American Airlines’ Valuation: What’s Priced In?
As of October 7, 2016, American Airlines (AAL) was valued at 5.5x its forward EV/EBITDA ratio (or enterprise value to earnings before interest, tax, depreciation, and amortization). American Airlines’ valuation is higher than AAL’s average valuation post-merger (December 2013) of 4.53x. AAL’s valuation is higher than the industry median valuation of 3.6x.
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As of October 7, 2016, United Continental (UAL) is trading at 4.2x, Delta Air Lines (DAL) at 4.3x, Alaska Air Group (ALK) at 5.6x, Southwest Airlines (LUV) at 4.7x, JetBlue Airways (JBLU) at 3.8x, Spirit Airlines (SAVE) at 8.2x, and Allegiant Travel (ALGT) at 6.7x.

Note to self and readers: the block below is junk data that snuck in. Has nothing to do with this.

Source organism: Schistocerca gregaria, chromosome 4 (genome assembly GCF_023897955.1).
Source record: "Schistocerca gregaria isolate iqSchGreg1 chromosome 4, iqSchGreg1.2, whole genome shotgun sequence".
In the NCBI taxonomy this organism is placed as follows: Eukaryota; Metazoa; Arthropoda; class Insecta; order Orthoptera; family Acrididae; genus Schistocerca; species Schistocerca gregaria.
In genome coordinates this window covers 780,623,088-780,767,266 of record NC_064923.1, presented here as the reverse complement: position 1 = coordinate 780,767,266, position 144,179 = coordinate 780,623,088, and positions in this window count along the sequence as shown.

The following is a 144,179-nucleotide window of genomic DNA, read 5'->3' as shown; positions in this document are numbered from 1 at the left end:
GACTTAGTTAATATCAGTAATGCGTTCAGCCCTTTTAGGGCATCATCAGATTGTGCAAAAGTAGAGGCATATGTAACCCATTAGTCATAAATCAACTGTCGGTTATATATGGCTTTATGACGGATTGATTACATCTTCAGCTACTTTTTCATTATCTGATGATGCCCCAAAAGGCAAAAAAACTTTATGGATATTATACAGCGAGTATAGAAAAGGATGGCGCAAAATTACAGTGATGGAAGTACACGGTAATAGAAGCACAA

The market is expecting DAL to record EBITDA growth of 8.2% in the next one year. AAL’s EBITDA is expected to fall 5%, UAL’s is expected to fall 8%, ALK’s is expected to grow 6%, LUV’s is expected to grow 1%, JBLU’s is expected to grow 8%, SAVE’s is expected to grow -3%, and ALGT’s is expected to grow 1%.
AAL’s valuations have recovered in the recent past due to a faster-than-expected recovery in unit revenues. In the short term, valuations could be impacted by AAL’s expected future debt reduction, capacity cuts, and future margins expansion, especially as analysts are now expecting airlines’ margins to have peaked.
Investors should also keep an eye on the industry situation, as industry fundamentals also impact the company’s valuation multiple. For example, a significant and unexpected rise in fuel can be a major threat to all airlines if they cannot pass increased costs on to consumers. On the other hand, if fuel decreases further, it could further expand airlines’ margins and increase valuation multiples.
The iShares Edge MSCI Multifactor Industrials ETF (INDF) invests ~2.5% of its portfolio in American Airlines.